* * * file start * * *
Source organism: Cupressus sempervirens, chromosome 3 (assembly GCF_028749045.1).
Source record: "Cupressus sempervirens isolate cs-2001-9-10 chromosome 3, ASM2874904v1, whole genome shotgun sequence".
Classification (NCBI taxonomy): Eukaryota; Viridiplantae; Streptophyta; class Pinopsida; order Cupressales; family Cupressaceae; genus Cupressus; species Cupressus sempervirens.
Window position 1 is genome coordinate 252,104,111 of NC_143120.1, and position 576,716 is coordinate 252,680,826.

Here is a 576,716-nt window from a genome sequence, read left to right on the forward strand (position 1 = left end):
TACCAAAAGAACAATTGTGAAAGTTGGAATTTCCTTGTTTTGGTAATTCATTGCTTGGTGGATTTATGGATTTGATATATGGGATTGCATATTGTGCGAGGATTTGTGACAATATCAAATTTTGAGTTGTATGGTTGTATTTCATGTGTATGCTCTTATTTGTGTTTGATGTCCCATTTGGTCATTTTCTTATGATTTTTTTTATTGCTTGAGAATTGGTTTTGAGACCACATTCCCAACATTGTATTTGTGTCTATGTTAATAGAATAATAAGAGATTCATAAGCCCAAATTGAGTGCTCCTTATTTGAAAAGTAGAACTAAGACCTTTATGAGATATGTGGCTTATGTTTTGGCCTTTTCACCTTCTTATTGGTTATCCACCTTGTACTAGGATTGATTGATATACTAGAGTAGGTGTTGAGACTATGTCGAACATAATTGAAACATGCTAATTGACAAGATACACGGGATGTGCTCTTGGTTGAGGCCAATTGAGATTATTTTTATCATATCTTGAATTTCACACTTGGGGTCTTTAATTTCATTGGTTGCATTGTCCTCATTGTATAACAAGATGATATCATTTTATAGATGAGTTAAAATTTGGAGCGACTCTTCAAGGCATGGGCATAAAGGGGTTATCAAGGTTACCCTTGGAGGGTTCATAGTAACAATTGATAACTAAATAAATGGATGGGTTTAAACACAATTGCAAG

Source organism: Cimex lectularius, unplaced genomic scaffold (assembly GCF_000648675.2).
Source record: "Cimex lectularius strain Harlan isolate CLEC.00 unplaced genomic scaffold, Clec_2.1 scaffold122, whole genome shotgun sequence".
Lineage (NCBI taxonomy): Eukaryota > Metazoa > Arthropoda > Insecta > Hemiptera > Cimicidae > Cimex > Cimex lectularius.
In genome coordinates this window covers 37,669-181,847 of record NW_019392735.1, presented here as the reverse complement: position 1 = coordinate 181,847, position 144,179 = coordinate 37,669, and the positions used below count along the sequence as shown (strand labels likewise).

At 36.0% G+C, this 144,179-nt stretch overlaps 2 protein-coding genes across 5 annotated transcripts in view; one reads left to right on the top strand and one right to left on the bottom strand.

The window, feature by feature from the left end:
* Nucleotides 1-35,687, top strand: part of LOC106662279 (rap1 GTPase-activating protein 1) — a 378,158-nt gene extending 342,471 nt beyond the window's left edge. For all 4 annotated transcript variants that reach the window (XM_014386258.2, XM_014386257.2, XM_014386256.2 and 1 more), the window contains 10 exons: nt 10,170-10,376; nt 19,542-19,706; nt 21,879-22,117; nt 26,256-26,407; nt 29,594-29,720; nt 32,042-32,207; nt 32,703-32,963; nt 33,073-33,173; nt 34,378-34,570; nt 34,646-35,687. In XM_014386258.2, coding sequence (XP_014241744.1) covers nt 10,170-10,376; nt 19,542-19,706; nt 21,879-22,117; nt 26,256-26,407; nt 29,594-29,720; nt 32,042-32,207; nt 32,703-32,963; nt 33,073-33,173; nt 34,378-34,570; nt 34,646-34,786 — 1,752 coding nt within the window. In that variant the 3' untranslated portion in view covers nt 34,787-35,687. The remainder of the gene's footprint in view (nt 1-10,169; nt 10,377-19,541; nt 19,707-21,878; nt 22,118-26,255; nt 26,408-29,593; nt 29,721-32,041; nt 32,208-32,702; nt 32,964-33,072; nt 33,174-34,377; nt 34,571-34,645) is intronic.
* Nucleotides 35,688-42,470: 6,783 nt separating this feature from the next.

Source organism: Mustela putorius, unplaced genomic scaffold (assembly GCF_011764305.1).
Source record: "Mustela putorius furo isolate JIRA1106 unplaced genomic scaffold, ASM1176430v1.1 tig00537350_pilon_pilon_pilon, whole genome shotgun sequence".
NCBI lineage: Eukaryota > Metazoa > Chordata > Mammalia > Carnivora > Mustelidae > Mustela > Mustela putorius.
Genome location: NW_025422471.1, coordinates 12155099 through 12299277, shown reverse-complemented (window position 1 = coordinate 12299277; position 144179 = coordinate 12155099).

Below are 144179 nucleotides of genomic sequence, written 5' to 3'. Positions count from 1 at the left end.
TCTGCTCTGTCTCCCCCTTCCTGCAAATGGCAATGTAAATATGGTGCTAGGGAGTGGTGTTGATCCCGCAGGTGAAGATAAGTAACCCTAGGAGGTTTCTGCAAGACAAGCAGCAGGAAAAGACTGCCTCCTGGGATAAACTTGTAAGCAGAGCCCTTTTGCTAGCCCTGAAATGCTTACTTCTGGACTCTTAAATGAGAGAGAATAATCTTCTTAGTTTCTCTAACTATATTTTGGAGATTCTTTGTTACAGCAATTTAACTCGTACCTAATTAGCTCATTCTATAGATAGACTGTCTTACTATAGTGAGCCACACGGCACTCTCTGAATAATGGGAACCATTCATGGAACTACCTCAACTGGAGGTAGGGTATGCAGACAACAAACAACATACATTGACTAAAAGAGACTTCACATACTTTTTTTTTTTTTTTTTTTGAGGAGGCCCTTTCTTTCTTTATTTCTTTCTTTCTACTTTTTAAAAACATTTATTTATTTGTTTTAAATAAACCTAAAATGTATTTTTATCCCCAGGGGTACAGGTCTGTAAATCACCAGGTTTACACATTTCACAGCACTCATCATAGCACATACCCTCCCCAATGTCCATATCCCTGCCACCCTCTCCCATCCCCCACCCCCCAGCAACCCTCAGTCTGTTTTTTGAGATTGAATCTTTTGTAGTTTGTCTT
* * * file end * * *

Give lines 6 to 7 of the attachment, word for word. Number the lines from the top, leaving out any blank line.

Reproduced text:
TACCAAAAGAACAATTGTGAAAGTTGGAATTTCCTTGTTTTGGTAATTCATTGCTTGGTGGATTTATGGATTTGATATATGGGATTGCATATTGTGCGAGGATTTGTGACAATATCAAATTTTGAGTTGTATGGTTGTATTTCATGTGTATGCTCTTATTTGTGTTTGATGTCCCATTTGGTCATTTTCTTATGATTTTTTTTATTGCTTGAGAATTGGTTTTGAGACCACATTCCCAACATTGTATTTGTGTCTATGTTAATAGAATAATAAGAGATTCATAAGCCCAAATTGAGTGCTCCTTATTTGAAAAGTAGAACTAAGACCTTTATGAGATATGTGGCTTATGTTTTGGCCTTTTCACCTTCTTATTGGTTATCCACCTTGTACTAGGATTGATTGATATACTAGAGTAGGTGTTGAGACTATGTCGAACATAATTGAAACATGCTAATTGACAAGATACACGGGATGTGCTCTTGGTTGAGGCCAATTGAGATTATTTTTATCATATCTTGAATTTCACACTTGGGGTCTTTAATTTCATTGGTTGCATTGTCCTCATTGTATAACAAGATGATATCATTTTATAGATGAGTTAAAATTTGGAGCGACTCTTCAAGGCATGGGCATAAAGGGGTTATCAAGGTTACCCTTGGAGGGTTCATAGTAACAATTGATAACTAAATAAATGGATGGGTTTAAACACAATTGCAAG

Source organism: Cimex lectularius, unplaced genomic scaffold (assembly GCF_000648675.2).